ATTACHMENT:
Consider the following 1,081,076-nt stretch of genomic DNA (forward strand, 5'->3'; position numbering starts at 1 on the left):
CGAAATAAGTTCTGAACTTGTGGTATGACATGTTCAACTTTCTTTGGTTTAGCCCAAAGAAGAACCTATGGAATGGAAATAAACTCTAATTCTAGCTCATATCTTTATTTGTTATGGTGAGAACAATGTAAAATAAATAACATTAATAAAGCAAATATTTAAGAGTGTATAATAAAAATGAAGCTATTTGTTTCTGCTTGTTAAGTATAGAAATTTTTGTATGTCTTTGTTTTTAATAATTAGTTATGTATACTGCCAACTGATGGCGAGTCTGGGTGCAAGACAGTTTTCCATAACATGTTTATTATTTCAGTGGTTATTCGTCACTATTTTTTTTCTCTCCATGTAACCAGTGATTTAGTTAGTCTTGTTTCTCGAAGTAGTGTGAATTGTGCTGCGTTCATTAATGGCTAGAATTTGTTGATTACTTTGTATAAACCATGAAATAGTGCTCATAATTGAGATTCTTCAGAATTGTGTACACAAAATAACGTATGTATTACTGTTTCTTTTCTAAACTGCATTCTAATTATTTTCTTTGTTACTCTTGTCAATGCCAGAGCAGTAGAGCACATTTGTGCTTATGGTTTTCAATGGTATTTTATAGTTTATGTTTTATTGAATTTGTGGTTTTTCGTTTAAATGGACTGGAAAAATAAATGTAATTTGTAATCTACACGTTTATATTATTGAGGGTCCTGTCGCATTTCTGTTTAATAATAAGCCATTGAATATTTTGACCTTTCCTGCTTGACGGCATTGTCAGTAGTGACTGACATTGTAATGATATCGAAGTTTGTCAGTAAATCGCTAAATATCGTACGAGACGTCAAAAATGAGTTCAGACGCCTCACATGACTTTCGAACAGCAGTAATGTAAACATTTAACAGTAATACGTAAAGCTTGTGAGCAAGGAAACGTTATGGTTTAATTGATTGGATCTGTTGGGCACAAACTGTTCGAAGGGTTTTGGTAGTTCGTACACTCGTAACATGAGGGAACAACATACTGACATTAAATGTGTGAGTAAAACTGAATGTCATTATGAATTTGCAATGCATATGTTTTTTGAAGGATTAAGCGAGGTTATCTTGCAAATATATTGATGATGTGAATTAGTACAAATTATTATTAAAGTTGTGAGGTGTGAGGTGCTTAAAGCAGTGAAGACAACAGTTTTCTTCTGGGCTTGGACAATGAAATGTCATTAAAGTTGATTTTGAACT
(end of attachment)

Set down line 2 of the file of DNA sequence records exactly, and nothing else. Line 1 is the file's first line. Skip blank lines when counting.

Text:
CGAAATAAGTTCTGAACTTGTGGTATGACATGTTCAACTTTCTTTGGTTTAGCCCAAAGAAGAACCTATGGAATGGAAATAAACTCTAATTCTAGCTCATATCTTTATTTGTTATGGTGAGAACAATGTAAAATAAATAACATTAATAAAGCAAATATTTAAGAGTGTATAATAAAAATGAAGCTATTTGTTTCTGCTTGTTAAGTATAGAAATTTTTGTATGTCTTTGTTTTTAATAATTAGTTATGTATACTGCCAACTGATGGCGAGTCTGGGTGCAAGACAGTTTTCCATAACATGTTTATTATTTCAGTGGTTATTCGTCACTATTTTTTTTCTCTCCATGTAACCAGTGATTTAGTTAGTCTTGTTTCTCGAAGTAGTGTGAATTGTGCTGCGTTCATTAATGGCTAGAATTTGTTGATTACTTTGTATAAACCATGAAATAGTGCTCATAATTGAGATTCTTCAGAATTGTGTACACAAAATAACGTATGTATTACTGTTTCTTTTCTAAACTGCATTCTAATTATTTTCTTTGTTACTCTTGTCAATGCCAGAGCAGTAGAGCACATTTGTGCTTATGGTTTTCAATGGTATTTTATAGTTTATGTTTTATTGAATTTGTGGTTTTTCGTTTAAATGGACTGGAAAAATAAATGTAATTTGTAATCTACACGTTTATATTATTGAGGGTCCTGTCGCATTTCTGTTTAATAATAAGCCATTGAATATTTTGACCTTTCCTGCTTGACGGCATTGTCAGTAGTGACTGACATTGTAATGATATCGAAGTTTGTCAGTAAATCGCTAAATATCGTACGAGACGTCAAAAATGAGTTCAGACGCCTCACATGACTTTCGAACAGCAGTAATGTAAACATTTAACAGTAATACGTAAAGCTTGTGAGCAAGGAAACGTTATGGTTTAATTGATTGGATCTGTTGGGCACAAACTGTTCGAAGGGTTTTGGTAGTTCGTACACTCGTAACATGAGGGAACAACATACTGACATTAAATGTGTGAGTAAAACTGAATGTCATTATGAATTTGCAATGCATATGTTTTTTGAAGGATTAAGCGAGGTTATCTTGCAAATATATTGATGATGTGAATTAGTACAAATTATTATTAAAGTTGTGAGGTGTGAGGTGCTTAAAGCAGTGAAGACAACAGTTTTCTTCTGGGCTTGGACAATGAAATGTCATTAAAGTTGATTTTGAACT